Oil prices fall as investors wary of trade slowdown

Oil prices have fallen significantly in this week’s sell off. There could also be more downside for oil as data suggests lower rather than higher prices.

Front-month Brent crude oil futures LCOc1 were trading down 46 cents, or 0.6 percent, at $77.16 a barrel at 0745 GMT.

U.S. West Texas Intermediate (WTI) crude futures CLc1 were at $67.19 a barrel, down 40 cents, or 0.6 percent.

After heavy losses last week, investors remained wary while a stronger dollar on safe-haven buying puts pressure on the purchasing power of emerging markets.

“The bears seem well in control of the market and there are many reasons to justify their actions,” said Hussein Sayed, chief market strategist at futures brokerage FXTM.

He pointed to “weakening global economic growth, the ongoing U.S.-China trade war, monetary policy tightening, fears of a hard Brexit (and) Italy’s budget woes” as main reasons for the selloffs.

Financial market turmoil may “weigh on investment and consumer spending, reducing trade flows and ultimately hitting demand”, Singapore-based ship tanker brokerage Eastport said.

Hedge funds slashed their bullish wagers on U.S. crude in the latest week to the lowest level in more than a year, the U.S. Commodity Futures Trading Commission said on Friday.

The speculator group cut its combined futures and options position in New York and London by 42,644 contracts to 216,733 in the week to Oct. 23, the lowest level since September 2017.

There were also signs of a slowdown in global trade, with rates for dry-bulk and container ships – which carry most raw materials and manufactured goods – coming under pressure.

On the supply side, however, oil markets remain tense ahead of looming U.S. sanctions against Iran’s crude exports, which are set to start next week and are expected to tighten supply, especially to Asia which takes most of Iran’s shipments.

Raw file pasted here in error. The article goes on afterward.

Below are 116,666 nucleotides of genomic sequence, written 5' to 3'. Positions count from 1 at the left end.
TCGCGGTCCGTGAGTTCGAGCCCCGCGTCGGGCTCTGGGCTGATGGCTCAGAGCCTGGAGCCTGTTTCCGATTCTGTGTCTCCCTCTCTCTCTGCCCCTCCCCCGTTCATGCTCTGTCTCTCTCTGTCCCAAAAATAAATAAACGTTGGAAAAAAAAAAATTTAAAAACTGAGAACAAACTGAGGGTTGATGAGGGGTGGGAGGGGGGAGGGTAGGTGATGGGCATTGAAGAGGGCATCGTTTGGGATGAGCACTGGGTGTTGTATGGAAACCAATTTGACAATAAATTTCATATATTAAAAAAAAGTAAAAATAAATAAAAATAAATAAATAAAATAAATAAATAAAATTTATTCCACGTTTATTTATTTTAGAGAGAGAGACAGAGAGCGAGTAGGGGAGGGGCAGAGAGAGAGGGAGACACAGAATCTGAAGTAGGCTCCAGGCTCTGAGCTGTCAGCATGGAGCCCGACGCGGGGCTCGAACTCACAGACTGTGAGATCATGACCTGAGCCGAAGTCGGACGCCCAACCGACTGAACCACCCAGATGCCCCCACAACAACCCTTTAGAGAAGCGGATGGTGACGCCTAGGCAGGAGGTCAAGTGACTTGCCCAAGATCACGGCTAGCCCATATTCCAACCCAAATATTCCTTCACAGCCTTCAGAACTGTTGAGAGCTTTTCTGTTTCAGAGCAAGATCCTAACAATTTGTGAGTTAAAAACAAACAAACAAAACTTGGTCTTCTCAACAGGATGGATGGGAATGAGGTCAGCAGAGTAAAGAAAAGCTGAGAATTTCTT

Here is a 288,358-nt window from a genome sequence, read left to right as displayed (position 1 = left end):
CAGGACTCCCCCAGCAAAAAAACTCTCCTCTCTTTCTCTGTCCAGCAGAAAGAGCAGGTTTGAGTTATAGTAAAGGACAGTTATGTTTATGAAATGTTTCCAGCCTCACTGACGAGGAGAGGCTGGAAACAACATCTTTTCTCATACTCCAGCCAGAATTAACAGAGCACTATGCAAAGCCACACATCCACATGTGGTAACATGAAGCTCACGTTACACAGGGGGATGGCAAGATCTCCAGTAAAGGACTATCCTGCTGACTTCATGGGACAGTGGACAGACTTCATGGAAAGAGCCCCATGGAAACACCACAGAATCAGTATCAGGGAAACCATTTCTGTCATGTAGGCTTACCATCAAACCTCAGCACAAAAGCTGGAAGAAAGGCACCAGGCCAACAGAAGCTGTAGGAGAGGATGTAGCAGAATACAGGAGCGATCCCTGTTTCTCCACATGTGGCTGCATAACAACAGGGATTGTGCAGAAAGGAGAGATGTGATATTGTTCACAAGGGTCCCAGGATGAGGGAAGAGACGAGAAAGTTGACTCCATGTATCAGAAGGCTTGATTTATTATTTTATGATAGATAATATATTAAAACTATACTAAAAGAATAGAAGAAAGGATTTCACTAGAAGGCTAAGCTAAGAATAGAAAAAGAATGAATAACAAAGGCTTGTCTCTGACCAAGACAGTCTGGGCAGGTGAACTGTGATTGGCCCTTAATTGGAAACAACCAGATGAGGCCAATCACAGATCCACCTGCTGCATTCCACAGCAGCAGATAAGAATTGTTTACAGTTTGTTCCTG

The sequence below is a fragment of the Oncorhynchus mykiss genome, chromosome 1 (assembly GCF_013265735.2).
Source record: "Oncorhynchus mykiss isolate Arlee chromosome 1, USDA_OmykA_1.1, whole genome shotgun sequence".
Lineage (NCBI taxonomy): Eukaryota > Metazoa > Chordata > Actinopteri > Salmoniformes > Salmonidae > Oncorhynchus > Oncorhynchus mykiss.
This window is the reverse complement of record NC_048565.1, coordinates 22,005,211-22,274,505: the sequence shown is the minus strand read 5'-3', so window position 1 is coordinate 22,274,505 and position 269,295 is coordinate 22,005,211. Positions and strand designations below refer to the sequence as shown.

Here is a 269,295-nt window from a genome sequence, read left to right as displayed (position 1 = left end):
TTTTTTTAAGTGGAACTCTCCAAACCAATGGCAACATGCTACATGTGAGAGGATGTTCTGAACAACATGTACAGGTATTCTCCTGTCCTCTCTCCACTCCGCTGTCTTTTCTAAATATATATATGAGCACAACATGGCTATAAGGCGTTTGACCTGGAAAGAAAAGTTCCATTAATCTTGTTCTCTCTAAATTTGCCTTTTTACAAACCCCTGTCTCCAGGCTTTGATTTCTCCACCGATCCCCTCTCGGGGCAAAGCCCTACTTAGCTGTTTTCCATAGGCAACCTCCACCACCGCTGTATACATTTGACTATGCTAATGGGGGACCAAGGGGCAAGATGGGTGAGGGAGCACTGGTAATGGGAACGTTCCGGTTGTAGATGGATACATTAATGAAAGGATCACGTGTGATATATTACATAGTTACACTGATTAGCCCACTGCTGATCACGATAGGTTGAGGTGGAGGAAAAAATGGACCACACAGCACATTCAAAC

The tight market in Asia is visible in the low amount of unsold crude oil stored on tankers on waters around Singapore and southern Malaysia, the region’s main oil trading and storage hub.

Just four stationary supertankers are currently filled with crude oil, according to Refinitiv Eikon ship tracking data. However, that’s down from around 15 a year ago, and from 40 in mid-2016 during the peak of the supply glut.

In North America, however, there is no oil shortage as U.S. crude oil production C-OUT-T-EIA has increased by almost a third since mid-2016 to around 11 million barrels per day.

Production is set to rise further. U.S. drillers added two oil rigs in the week to Oct. 26, bringing the total count to 875, the highest level since March 2015, Baker Hughes energy services firm said on Friday.

More than half of all U.S. oil rigs are in the Permian basin in West Texas and eastern New Mexico, the country’s biggest shale oil formation.

 

Reporting by Henning Gloystein